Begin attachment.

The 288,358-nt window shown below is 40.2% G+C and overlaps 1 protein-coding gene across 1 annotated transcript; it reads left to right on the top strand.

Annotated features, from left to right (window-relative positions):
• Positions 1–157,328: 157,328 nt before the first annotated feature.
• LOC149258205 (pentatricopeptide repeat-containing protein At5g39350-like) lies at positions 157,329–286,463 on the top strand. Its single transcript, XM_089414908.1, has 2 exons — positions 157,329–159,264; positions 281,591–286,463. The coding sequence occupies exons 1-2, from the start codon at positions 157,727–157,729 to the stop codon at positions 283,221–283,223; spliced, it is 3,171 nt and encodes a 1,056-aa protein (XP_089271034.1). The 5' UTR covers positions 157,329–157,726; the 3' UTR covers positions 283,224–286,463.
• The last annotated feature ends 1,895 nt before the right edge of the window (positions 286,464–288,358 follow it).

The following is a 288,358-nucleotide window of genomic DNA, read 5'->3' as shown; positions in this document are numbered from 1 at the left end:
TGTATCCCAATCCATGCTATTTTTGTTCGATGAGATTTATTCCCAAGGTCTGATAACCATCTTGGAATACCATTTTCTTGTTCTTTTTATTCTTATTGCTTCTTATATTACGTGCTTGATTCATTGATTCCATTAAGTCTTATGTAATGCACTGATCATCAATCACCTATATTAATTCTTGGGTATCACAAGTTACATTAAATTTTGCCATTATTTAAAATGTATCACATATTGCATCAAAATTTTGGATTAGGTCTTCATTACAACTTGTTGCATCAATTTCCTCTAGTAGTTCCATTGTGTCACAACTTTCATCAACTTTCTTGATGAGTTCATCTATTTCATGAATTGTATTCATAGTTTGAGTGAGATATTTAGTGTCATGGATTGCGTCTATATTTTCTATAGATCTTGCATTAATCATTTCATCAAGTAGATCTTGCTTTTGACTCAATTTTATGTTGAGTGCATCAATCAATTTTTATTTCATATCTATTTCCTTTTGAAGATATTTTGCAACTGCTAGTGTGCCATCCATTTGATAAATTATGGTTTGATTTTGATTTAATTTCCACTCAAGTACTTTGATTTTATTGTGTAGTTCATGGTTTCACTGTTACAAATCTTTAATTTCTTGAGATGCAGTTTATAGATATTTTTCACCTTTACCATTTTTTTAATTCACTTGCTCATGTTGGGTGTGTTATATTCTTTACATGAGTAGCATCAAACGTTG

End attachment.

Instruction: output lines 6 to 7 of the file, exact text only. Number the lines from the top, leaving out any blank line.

The following is a 288,358-nucleotide window of genomic DNA, read 5'->3' as shown; positions in this document are numbered from 1 at the left end:
TGTATCCCAATCCATGCTATTTTTGTTCGATGAGATTTATTCCCAAGGTCTGATAACCATCTTGGAATACCATTTTCTTGTTCTTTTTATTCTTATTGCTTCTTATATTACGTGCTTGATTCATTGATTCCATTAAGTCTTATGTAATGCACTGATCATCAATCACCTATATTAATTCTTGGGTATCACAAGTTACATTAAATTTTGCCATTATTTAAAATGTATCACATATTGCATCAAAATTTTGGATTAGGTCTTCATTACAACTTGTTGCATCAATTTCCTCTAGTAGTTCCATTGTGTCACAACTTTCATCAACTTTCTTGATGAGTTCATCTATTTCATGAATTGTATTCATAGTTTGAGTGAGATATTTAGTGTCATGGATTGCGTCTATATTTTCTATAGATCTTGCATTAATCATTTCATCAAGTAGATCTTGCTTTTGACTCAATTTTATGTTGAGTGCATCAATCAATTTTTATTTCATATCTATTTCCTTTTGAAGATATTTTGCAACTGCTAGTGTGCCATCCATTTGATAAATTATGGTTTGATTTTGATTTAATTTCCACTCAAGTACTTTGATTTTATTGTGTAGTTCATGGTTTCACTGTTACAAATCTTTAATTTCTTGAGATGCAGTTTATAGATATTTTTCACCTTTACCATTTTTTTAATTCACTTGCTCATGTTGGGTGTGTTATATTCTTTACATGAGTAGCATCAAACGTTG